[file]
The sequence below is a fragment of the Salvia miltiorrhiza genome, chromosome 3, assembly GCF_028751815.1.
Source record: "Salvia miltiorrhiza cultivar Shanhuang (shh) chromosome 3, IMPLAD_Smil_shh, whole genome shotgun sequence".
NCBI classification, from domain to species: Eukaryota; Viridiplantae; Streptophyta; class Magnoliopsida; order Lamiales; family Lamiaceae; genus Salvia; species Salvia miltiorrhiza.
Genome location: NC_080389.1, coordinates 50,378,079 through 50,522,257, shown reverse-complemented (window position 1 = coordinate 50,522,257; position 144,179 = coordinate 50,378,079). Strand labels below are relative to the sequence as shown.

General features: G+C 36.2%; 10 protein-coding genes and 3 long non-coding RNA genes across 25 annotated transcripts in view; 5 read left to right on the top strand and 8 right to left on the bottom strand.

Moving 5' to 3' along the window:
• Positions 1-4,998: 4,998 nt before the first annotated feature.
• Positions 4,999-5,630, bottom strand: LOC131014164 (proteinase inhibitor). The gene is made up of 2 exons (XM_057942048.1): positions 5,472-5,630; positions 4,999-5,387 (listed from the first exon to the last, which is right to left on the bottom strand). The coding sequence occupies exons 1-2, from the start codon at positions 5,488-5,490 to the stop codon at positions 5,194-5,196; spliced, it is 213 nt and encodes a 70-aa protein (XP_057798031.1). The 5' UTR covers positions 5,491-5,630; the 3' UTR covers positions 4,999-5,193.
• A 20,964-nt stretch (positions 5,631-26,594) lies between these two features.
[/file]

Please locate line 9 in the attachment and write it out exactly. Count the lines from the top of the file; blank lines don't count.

• A 20,964-nt stretch (positions 5,631-26,594) lies between these two features.